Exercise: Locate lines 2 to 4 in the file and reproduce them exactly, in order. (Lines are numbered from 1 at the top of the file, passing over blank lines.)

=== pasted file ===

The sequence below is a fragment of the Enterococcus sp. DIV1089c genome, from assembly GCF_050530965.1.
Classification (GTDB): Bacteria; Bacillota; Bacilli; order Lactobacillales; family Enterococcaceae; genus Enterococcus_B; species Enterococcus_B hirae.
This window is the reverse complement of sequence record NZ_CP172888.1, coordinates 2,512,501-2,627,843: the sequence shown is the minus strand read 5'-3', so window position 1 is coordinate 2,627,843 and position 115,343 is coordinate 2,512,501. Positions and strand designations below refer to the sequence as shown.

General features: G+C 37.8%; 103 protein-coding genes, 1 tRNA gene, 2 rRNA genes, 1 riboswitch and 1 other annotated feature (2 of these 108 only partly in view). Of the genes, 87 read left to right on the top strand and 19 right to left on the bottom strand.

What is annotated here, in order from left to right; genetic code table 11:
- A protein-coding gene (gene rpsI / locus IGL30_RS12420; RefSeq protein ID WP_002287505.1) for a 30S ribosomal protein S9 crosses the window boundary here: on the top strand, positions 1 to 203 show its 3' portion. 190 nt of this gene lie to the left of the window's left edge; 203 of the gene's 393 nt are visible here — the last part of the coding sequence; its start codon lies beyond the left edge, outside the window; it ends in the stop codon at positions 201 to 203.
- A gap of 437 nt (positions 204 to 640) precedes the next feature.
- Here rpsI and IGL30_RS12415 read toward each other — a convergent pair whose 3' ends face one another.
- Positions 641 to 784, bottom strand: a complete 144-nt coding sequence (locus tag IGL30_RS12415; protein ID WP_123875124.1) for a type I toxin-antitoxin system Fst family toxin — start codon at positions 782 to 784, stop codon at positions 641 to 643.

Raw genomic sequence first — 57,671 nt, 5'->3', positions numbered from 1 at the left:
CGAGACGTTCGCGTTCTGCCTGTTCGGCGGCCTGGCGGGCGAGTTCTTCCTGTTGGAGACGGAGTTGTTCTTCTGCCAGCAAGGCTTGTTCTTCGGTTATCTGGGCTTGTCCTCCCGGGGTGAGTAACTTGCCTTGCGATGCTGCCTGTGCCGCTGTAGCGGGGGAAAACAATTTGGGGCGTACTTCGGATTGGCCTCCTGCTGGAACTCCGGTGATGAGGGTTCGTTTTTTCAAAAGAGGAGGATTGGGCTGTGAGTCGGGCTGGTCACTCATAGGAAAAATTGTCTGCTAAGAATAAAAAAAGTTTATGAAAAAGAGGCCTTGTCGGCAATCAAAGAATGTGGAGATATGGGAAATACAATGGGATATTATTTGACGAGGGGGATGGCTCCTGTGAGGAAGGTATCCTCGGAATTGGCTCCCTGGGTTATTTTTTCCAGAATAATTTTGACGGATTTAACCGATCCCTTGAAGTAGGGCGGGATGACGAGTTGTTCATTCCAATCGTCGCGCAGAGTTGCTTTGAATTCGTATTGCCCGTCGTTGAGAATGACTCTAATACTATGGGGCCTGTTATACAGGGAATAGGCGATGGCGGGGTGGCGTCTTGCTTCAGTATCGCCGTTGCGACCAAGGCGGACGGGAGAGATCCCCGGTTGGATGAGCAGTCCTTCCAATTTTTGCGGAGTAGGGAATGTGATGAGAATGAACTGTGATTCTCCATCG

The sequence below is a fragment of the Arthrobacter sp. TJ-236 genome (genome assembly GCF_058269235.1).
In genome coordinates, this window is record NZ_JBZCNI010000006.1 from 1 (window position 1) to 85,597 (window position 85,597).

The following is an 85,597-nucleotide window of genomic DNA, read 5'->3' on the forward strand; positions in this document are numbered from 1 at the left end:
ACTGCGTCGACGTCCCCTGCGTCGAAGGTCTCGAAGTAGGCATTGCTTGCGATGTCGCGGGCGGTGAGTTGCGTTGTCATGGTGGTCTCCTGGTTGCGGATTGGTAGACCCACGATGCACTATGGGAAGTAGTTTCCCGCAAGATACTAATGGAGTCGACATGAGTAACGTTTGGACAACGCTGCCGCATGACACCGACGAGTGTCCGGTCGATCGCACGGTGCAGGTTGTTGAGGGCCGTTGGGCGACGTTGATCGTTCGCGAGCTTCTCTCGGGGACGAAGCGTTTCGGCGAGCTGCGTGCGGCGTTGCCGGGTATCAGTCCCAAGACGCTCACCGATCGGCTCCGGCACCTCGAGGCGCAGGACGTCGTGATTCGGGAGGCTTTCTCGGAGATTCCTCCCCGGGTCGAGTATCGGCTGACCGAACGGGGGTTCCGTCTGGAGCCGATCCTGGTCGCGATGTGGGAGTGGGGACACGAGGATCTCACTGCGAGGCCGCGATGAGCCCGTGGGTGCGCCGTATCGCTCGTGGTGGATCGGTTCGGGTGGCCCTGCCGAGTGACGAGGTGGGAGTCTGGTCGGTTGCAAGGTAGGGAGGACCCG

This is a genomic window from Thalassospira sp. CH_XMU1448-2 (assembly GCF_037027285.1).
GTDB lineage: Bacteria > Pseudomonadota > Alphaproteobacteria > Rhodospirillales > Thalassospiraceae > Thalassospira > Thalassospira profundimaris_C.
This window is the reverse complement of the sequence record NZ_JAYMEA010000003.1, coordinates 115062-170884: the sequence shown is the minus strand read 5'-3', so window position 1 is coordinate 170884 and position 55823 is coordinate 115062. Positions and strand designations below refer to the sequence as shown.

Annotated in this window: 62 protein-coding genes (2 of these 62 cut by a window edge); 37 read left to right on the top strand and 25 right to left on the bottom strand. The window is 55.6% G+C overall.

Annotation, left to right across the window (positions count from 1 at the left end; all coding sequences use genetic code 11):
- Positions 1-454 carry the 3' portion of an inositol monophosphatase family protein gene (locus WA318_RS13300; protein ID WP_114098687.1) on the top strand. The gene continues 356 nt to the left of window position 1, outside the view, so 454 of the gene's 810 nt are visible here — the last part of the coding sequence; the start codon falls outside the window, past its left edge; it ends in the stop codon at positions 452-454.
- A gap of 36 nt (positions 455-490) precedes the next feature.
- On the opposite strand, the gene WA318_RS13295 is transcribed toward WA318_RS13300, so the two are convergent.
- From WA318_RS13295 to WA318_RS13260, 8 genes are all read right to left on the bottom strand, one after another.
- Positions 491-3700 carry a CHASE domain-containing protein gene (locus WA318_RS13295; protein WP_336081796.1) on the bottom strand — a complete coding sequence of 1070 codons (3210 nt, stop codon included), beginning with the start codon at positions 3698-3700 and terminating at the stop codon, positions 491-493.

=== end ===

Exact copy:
Classification (GTDB): Bacteria; Bacillota; Bacilli; order Lactobacillales; family Enterococcaceae; genus Enterococcus_B; species Enterococcus_B hirae.
This window is the reverse complement of sequence record NZ_CP172888.1, coordinates 2,512,501-2,627,843: the sequence shown is the minus strand read 5'-3', so window position 1 is coordinate 2,627,843 and position 115,343 is coordinate 2,512,501. Positions and strand designations below refer to the sequence as shown.

General features: G+C 37.8%; 103 protein-coding genes, 1 tRNA gene, 2 rRNA genes, 1 riboswitch and 1 other annotated feature (2 of these 108 only partly in view). Of the genes, 87 read left to right on the top strand and 19 right to left on the bottom strand.